Title

Acute and Long-Term Effects of Multidirectional Treadmill Training on Gait and Balance in Parkinson Disease.

Publication/Presentation Date

5-10-2016

Abstract

BACKGROUND: Treadmill training has been shown to be a promising rehabilitation strategy for improving gait and balance in persons with Parkinson disease (PD). Most studies have involved only forward walking as an intervention. The effects of multidirectional treadmill (forward, backward, and left and right sideways) on gait and balance have not been reported.

OBJECTIVE: To investigate the acute and long-term effects of multidirectional treadmill training (MDTT) on gait and balance in persons with PD, and to determine the optimal training duration.

DESIGN: Single group, repeated-measures design.

SETTING: Research laboratory in a hospital.

PARTICIPANTS: Ten persons with PD (mean age 65.9 ± 7.4 years; average disease duration 3.90 ± 2.18 years).

INTERVENTIONS: MDTT was used. Participants walked forward, backward, and left and right sideways for 5-7 minutes in each direction at their fastest tolerated speed. The training was 3 days per week continuously for 8 weeks.

MAIN OUTCOME MEASUREMENTS: Gait speed, cadence, and stride length of forward, backward and sideways walks; time and number of steps to turn 360°; and the timed 5-step test and Timed Up-and-Go (TUG) test were performed after the first session of MDTT and every 2 weeks. Effect size of MDTT on each gait and balance variable was measured every 2 weeks for 8 weeks to determine the optimal training duration. Gait and balance variables after the first session of MDTT were compared to the baseline values (pre-MDTT) to study the acute effect of MDTT.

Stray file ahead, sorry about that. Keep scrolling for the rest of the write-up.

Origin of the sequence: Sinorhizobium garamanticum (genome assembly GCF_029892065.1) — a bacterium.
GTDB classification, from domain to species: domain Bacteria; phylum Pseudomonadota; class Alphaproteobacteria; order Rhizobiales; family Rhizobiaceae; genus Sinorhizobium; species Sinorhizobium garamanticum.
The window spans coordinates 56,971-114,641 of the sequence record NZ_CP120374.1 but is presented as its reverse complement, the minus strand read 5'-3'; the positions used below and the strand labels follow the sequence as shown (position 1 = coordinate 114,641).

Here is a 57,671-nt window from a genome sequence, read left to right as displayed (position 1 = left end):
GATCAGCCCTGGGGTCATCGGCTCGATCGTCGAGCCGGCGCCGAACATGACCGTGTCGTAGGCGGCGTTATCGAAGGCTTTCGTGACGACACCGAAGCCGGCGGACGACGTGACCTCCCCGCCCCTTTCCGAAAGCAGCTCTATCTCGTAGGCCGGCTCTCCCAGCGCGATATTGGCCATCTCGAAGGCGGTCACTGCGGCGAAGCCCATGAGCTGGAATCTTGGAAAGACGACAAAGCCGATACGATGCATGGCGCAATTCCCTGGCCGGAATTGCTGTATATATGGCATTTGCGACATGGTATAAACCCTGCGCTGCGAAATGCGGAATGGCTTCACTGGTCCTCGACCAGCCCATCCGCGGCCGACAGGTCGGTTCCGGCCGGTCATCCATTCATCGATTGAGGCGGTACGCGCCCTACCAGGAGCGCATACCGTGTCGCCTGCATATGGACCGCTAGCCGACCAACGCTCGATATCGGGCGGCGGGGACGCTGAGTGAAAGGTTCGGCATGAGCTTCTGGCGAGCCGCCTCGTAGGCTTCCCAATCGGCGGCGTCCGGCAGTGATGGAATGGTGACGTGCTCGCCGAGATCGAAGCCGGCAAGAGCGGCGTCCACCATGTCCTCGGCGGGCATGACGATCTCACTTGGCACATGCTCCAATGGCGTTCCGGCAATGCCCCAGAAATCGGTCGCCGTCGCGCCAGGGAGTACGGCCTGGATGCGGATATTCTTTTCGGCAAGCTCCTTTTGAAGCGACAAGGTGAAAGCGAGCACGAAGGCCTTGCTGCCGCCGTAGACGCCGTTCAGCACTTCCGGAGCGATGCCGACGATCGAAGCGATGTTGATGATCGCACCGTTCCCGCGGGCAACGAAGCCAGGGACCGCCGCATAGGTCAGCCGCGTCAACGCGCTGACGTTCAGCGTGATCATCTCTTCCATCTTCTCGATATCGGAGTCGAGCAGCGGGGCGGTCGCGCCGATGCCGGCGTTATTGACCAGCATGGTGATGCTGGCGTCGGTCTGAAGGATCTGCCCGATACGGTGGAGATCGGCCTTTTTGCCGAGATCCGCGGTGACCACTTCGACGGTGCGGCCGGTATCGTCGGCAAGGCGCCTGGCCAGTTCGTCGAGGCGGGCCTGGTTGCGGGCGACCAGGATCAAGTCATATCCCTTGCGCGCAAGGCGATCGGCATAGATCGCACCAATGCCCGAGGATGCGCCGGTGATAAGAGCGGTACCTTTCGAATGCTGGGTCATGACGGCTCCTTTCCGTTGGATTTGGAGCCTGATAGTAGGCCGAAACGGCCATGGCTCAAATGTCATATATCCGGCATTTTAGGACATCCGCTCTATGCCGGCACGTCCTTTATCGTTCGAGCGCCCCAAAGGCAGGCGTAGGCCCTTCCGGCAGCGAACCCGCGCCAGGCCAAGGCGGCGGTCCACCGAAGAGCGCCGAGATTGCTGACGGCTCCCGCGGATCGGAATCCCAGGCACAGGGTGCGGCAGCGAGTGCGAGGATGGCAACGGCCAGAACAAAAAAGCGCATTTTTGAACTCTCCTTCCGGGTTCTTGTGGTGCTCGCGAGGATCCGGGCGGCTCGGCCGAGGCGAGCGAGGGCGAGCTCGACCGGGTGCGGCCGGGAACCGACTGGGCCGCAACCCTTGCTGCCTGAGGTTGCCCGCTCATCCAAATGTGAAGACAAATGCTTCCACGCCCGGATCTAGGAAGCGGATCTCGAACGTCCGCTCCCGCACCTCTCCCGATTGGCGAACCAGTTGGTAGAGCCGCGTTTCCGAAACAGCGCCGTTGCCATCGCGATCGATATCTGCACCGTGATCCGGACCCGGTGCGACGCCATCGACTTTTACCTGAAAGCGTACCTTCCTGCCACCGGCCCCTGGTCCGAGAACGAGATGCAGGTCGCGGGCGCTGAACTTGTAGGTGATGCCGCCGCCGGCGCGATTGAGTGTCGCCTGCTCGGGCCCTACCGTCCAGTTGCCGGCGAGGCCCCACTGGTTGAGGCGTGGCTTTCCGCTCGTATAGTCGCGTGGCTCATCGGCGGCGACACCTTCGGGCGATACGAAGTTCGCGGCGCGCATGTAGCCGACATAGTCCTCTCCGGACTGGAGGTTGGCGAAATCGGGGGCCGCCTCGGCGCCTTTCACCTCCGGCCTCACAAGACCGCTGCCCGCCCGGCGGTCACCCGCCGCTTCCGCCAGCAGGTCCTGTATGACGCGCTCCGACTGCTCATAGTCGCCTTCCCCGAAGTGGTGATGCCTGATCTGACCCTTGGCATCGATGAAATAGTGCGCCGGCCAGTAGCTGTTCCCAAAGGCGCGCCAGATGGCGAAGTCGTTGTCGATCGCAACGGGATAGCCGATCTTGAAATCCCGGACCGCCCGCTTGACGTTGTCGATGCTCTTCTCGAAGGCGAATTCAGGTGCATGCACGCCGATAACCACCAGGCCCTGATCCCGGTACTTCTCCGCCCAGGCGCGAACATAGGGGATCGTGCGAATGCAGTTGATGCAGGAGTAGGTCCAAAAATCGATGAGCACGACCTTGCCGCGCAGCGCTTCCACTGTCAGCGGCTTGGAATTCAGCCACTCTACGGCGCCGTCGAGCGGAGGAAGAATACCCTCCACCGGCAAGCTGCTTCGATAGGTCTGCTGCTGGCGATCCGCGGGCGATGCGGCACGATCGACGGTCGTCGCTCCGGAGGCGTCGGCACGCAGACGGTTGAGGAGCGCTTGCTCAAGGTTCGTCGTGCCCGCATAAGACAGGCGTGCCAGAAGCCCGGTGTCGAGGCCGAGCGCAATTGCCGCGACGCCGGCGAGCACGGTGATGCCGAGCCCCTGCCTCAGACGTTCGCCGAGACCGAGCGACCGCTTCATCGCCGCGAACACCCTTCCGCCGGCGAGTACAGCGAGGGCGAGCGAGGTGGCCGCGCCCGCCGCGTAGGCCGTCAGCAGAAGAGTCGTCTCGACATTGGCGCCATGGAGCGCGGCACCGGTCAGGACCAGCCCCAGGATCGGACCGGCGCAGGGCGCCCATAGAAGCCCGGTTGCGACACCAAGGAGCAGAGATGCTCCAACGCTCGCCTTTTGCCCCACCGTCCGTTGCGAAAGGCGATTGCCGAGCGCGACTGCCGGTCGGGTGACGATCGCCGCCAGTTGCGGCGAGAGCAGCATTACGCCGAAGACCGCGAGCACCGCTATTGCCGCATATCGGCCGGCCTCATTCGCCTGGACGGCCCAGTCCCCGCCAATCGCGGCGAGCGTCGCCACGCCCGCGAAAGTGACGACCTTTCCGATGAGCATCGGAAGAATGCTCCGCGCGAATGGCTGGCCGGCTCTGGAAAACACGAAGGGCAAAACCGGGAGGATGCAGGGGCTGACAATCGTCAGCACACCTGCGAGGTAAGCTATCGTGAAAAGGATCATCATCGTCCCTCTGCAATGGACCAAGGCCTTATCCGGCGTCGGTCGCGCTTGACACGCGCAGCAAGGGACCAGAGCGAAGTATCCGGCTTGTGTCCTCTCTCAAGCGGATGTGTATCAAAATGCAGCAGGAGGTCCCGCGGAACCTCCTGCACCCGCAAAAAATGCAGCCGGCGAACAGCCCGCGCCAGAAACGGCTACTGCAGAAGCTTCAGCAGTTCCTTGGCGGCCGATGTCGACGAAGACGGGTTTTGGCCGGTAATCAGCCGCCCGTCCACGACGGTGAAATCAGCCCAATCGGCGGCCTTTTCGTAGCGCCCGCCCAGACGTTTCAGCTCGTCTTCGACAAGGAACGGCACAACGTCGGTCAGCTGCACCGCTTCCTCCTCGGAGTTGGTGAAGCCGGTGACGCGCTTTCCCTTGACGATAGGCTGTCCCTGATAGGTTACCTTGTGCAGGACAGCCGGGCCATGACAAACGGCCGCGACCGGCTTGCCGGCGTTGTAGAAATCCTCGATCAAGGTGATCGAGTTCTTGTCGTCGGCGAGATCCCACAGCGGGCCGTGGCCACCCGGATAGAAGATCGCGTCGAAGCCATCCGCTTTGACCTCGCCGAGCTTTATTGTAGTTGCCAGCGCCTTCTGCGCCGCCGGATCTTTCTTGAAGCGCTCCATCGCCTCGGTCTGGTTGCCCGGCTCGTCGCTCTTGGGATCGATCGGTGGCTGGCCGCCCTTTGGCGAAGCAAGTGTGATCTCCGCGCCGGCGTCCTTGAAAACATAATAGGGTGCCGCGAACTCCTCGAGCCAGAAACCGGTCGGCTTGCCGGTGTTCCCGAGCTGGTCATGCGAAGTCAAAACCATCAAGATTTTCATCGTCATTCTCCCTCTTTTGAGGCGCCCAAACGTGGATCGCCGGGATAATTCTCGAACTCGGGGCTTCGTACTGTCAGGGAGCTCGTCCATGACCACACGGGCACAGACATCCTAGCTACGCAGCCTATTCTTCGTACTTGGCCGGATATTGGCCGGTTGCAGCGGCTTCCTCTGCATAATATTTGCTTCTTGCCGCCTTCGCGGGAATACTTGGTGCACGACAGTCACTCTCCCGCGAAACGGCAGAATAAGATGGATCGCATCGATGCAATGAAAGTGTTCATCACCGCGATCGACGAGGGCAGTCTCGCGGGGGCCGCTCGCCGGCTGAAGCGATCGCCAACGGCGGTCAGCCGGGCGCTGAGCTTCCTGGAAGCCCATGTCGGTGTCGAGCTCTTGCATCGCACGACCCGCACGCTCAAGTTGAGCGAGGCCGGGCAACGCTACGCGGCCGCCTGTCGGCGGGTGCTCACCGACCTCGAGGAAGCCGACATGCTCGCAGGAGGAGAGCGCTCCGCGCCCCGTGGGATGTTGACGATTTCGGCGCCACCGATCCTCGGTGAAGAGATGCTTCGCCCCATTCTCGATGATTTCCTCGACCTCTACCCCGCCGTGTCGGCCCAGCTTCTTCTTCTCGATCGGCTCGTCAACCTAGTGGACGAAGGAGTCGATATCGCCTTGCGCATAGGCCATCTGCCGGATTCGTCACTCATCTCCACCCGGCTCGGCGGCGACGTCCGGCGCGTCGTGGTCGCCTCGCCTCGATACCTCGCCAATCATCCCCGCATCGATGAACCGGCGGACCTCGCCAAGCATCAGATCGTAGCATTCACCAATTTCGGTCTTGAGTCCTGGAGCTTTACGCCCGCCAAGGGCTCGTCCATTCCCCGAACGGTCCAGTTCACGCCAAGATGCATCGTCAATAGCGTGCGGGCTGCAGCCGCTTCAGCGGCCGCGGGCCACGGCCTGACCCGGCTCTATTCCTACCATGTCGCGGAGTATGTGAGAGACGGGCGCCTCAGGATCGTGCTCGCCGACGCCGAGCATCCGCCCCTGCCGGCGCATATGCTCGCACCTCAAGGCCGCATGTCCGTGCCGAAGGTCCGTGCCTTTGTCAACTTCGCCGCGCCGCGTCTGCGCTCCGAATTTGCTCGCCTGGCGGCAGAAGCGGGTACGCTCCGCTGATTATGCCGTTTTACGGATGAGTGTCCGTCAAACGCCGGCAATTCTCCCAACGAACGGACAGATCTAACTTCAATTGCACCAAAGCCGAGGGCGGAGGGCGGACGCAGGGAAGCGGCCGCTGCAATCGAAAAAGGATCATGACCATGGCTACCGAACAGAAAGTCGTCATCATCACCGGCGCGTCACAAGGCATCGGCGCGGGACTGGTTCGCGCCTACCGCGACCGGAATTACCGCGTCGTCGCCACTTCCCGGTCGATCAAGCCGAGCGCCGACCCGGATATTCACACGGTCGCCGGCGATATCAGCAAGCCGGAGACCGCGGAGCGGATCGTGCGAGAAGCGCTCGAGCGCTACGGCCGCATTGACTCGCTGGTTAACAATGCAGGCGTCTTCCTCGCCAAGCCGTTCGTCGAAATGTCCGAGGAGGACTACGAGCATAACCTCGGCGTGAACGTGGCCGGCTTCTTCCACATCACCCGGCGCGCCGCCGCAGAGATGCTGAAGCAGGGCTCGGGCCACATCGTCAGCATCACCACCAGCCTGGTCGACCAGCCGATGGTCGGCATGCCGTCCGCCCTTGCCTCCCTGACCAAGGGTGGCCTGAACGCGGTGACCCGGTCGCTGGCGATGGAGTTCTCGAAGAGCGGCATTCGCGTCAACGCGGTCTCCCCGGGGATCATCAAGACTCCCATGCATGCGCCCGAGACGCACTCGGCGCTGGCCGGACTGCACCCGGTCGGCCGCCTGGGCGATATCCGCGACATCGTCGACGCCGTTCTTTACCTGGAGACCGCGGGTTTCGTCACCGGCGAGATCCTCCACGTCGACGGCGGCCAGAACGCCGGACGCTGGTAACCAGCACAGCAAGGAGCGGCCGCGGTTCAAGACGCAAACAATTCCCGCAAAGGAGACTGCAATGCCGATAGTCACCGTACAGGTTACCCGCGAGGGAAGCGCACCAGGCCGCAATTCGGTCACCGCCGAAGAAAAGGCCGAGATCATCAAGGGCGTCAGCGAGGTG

RESULTS: Stride length of forward, backward, and sideways walks improved immediately after 1 session of MDTT (P = .031, .012, and .001, respectively). The number of steps to turn and the timed 5-step test score decreased after the first session (P = .016, and .010, respectively). Six weeks of training was found to yield the largest mean effect size of all gait and balance variables. At 6 weeks of MDTT, gait speed of all walking directions (P = .001-.031), stride length of backward (P < .005) and sideways (P = .001) walks, cadence of sideways walk (P = .036), number of steps to turn (P = .014), and timed 5-step test (P = .033) improved from pre-MDTT measures.

CONCLUSIONS: MDTT immediately improved gait and balance in persons with PD. Six weeks of MDTT might be the optimal training duration to improve gait and balance in the long term.

Volume

8

Issue

12

First Page

1151

Last Page

1158

ISSN

1934-1563

Disciplines

Medical Sciences | Medicine and Health Sciences

PubMedID

27178378

Department(s)

Department of Medicine

Document Type

Article